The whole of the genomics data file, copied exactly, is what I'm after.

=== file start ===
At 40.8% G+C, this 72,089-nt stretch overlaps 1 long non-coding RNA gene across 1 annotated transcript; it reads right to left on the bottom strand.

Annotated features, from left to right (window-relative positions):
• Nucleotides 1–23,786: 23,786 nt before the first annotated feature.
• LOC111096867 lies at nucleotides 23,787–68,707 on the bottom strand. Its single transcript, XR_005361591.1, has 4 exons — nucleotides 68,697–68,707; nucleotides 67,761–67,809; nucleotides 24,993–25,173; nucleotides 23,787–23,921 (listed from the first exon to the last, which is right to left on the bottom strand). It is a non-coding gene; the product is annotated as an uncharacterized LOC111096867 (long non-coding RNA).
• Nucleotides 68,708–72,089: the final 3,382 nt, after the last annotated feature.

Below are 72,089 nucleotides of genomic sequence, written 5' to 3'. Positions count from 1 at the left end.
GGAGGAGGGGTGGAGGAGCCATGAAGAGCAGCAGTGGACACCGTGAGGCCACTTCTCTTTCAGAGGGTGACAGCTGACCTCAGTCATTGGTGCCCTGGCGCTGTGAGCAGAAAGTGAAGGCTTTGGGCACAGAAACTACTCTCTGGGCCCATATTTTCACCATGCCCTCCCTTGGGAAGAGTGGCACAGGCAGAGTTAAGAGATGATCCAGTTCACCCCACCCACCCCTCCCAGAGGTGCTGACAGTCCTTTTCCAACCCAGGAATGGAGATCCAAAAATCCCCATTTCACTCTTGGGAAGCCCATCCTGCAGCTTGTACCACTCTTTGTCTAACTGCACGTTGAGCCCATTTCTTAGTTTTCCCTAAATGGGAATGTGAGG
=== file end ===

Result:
At 40.8% G+C, this 72,089-nt stretch overlaps 1 long non-coding RNA gene across 1 annotated transcript; it reads right to left on the bottom strand.

Annotated features, from left to right (window-relative positions):
• Nucleotides 1–23,786: 23,786 nt before the first annotated feature.
• LOC111096867 lies at nucleotides 23,787–68,707 on the bottom strand. Its single transcript, XR_005361591.1, has 4 exons — nucleotides 68,697–68,707; nucleotides 67,761–67,809; nucleotides 24,993–25,173; nucleotides 23,787–23,921 (listed from the first exon to the last, which is right to left on the bottom strand). It is a non-coding gene; the product is annotated as an uncharacterized LOC111096867 (long non-coding RNA).
• Nucleotides 68,708–72,089: the final 3,382 nt, after the last annotated feature.

Below are 72,089 nucleotides of genomic sequence, written 5' to 3'. Positions count from 1 at the left end.
GGAGGAGGGGTGGAGGAGCCATGAAGAGCAGCAGTGGACACCGTGAGGCCACTTCTCTTTCAGAGGGTGACAGCTGACCTCAGTCATTGGTGCCCTGGCGCTGTGAGCAGAAAGTGAAGGCTTTGGGCACAGAAACTACTCTCTGGGCCCATATTTTCACCATGCCCTCCCTTGGGAAGAGTGGCACAGGCAGAGTTAAGAGATGATCCAGTTCACCCCACCCACCCCTCCCAGAGGTGCTGACAGTCCTTTTCCAACCCAGGAATGGAGATCCAAAAATCCCCATTTCACTCTTGGGAAGCCCATCCTGCAGCTTGTACCACTCTTTGTCTAACTGCACGTTGAGCCCATTTCTTAGTTTTCCCTAAATGGGAATGTGAGG